Mc-Cain Feingold Like Gag for TARP Recipients?

Clarice Feldman
Believe it or not, elements of the left are arguing for a gag rule on TARP funds recipients. And getting smacked down. Firedoglake's Jane Hamsher leads the charge against recipients of TARP funds being free to express their views on pending legislation, even if the speech is exercised by their market analysts. Tom Maguire, who can explain the free market better than almost anyone, takes her on with devastating analysis. Here's the set up, read through to the denouement of her preposterous argument:
Free speech for TARP recipients?  Jane Hamsher thinks not.

Jane Hamsher of Firedoglake surely considers herself a
champion of civil liberties (and an ally of Big Labor).  However, her view of legitimate dissent and free speech seems oddly cramped - apparently, equity analysts in the employ of Citigroup should not be allowed to express opinions contrary to the views held by Ms. Hamsher.  Her attitude is mostly amusing, but depending on how influential these lefty blogs become or how widely shared her views are on the left this could become be scary - sort of a McCain-Feingold for TARP recipients and their clients, i.e., everyone.  Here we go:

Today Citigroup lowered its rating on Wal-Mart from a buy to a hold because of the Employee Free Choice Act, "citing concern that legislation intended to make it easier for employees to unionize would raise the retail giant's labor costs and hurt its competitiveness."


This is startling for a lot of reasons, not the least of which is that they're downgrading the stock based on an assumption that a piece of legislation will pass that hasn't even been introduced yet.


The Citigroup analyst, Debora Weinswig, said Employee Free Choice (EFCA) "could be a significant drag to earnings."


It's hard to view this as anything other than a reckless and overt political act on the part of a company, Citigroup, that has made stupendously bad business decisions with dire economic consequences necessitating billions in taxpayer bailouts, at a time when the market can ill-afford it.



Believe it or not, elements of the left are arguing for a gag rule on TARP funds recipients. And getting smacked down. Firedoglake's Jane Hamsher leads the charge against recipients of TARP funds being free to express their views on pending legislation, even if the speech is exercised by their market analysts. Tom Maguire, who can explain the free market better than almost anyone, takes her on with devastating analysis. Here's the set up, read through to the denouement of her preposterous argument:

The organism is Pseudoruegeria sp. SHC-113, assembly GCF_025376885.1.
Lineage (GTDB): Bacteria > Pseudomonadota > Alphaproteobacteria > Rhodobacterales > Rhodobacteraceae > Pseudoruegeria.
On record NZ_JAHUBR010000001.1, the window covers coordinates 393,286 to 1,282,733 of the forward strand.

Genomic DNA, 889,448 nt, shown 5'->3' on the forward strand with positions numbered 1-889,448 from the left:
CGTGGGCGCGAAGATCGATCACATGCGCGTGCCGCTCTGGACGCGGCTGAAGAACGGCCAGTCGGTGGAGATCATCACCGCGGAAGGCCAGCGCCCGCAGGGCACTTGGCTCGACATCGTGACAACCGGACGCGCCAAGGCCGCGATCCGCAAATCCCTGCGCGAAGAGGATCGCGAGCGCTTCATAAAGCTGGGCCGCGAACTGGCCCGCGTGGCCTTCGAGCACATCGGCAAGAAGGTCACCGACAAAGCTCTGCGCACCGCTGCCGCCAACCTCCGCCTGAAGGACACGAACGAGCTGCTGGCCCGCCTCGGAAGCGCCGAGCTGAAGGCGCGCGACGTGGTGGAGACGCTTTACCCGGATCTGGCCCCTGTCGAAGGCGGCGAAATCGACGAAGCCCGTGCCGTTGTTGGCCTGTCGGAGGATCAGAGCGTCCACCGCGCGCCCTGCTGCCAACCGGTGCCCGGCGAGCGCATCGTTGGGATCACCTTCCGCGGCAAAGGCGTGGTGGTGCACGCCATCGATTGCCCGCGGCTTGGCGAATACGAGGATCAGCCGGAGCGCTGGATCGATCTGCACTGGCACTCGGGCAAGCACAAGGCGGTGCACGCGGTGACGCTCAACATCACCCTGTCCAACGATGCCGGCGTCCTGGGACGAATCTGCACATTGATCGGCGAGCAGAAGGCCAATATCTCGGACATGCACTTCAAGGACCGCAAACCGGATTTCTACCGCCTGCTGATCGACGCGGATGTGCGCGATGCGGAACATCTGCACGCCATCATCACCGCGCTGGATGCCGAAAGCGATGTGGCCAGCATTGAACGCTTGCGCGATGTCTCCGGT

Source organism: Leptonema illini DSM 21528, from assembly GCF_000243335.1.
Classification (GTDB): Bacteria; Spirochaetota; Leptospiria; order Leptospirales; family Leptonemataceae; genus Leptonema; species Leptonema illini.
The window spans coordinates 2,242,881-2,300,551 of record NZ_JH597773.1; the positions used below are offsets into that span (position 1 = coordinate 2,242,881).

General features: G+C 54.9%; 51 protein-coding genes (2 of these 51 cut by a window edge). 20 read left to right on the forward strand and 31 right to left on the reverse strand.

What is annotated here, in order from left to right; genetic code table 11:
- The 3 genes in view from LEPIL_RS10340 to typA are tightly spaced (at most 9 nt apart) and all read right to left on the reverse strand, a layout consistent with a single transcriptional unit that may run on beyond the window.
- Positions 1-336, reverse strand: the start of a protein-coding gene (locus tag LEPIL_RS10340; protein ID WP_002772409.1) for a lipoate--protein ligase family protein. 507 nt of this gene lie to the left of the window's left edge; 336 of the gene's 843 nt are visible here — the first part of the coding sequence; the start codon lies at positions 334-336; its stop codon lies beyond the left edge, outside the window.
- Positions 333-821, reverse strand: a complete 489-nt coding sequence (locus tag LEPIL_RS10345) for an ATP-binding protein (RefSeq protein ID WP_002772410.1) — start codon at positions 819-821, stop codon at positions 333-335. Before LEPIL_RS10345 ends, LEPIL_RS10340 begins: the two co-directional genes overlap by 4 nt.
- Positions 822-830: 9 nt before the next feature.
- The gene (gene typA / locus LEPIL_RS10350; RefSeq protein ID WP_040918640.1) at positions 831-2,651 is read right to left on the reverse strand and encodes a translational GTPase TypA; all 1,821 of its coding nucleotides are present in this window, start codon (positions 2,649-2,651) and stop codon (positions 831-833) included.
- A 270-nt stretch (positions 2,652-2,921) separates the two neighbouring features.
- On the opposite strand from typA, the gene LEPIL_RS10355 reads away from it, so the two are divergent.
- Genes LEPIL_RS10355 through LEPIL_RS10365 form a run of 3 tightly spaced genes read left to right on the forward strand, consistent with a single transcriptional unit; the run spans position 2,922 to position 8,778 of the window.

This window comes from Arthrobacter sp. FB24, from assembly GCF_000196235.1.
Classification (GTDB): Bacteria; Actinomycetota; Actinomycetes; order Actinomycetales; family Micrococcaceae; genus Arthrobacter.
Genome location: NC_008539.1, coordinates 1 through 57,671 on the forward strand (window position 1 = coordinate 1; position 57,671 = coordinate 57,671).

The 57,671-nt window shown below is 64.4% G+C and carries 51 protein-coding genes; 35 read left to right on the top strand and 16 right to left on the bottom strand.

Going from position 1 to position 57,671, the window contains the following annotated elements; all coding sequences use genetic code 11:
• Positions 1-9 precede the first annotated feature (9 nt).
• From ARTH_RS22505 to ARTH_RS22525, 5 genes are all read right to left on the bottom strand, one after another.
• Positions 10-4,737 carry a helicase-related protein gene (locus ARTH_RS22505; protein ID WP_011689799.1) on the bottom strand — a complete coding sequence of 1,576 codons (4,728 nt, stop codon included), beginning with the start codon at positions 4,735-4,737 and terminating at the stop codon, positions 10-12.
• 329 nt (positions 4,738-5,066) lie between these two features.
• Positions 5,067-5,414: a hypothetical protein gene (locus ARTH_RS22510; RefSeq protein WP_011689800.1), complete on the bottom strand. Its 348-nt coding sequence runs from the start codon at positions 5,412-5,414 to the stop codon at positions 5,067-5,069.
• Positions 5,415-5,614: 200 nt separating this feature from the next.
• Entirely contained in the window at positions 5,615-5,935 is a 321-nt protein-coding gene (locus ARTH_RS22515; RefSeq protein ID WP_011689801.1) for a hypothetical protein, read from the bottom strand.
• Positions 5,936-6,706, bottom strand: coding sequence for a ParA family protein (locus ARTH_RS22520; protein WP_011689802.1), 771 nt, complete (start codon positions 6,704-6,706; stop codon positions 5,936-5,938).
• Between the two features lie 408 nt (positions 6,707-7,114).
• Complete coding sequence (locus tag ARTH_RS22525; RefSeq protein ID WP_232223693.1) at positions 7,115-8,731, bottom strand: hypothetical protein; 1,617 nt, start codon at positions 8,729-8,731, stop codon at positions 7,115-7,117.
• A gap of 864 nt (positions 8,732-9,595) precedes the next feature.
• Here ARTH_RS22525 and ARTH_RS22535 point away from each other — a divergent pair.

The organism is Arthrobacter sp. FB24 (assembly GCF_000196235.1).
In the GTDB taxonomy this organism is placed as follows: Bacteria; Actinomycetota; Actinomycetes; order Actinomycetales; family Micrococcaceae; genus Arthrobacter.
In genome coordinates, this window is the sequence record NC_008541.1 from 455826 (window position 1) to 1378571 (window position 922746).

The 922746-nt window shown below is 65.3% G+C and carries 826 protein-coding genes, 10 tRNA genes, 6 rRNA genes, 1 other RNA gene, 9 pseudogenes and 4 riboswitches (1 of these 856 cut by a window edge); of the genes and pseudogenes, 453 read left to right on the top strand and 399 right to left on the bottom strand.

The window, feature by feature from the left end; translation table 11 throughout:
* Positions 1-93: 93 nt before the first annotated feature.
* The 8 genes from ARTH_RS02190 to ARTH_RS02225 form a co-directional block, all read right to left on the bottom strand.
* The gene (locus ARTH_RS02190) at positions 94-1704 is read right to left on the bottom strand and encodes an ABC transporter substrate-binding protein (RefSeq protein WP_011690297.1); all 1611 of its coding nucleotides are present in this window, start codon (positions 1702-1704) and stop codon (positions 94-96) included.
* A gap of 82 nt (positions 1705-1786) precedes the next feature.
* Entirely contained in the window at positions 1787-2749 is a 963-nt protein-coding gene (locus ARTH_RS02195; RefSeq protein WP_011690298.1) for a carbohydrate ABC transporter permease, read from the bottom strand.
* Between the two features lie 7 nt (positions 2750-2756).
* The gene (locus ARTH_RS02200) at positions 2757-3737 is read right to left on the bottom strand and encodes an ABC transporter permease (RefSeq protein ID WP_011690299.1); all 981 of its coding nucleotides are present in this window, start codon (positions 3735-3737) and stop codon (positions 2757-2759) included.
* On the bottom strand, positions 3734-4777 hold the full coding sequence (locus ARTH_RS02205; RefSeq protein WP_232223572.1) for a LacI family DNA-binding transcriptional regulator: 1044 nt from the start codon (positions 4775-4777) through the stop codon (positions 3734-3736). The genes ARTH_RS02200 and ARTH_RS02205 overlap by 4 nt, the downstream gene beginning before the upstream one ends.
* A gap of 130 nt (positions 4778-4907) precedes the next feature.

Free speech for TARP recipients?  Jane Hamsher thinks not.

Jane Hamsher of Firedoglake surely considers herself a
champion of civil liberties (and an ally of Big Labor).  However, her view of legitimate dissent and free speech seems oddly cramped - apparently, equity analysts in the employ of Citigroup should not be allowed to express opinions contrary to the views held by Ms. Hamsher.  Her attitude is mostly amusing, but depending on how influential these lefty blogs become or how widely shared her views are on the left this could become be scary - sort of a McCain-Feingold for TARP recipients and their clients, i.e., everyone.  Here we go:

Today Citigroup lowered its rating on Wal-Mart from a buy to a hold because of the Employee Free Choice Act, "citing concern that legislation intended to make it easier for employees to unionize would raise the retail giant's labor costs and hurt its competitiveness."


This is startling for a lot of reasons, not the least of which is that they're downgrading the stock based on an assumption that a piece of legislation will pass that hasn't even been introduced yet.


The Citigroup analyst, Debora Weinswig, said Employee Free Choice (EFCA) "could be a significant drag to earnings."


It's hard to view this as anything other than a reckless and overt political act on the part of a company, Citigroup, that has made stupendously bad business decisions with dire economic consequences necessitating billions in taxpayer bailouts, at a time when the market can ill-afford it.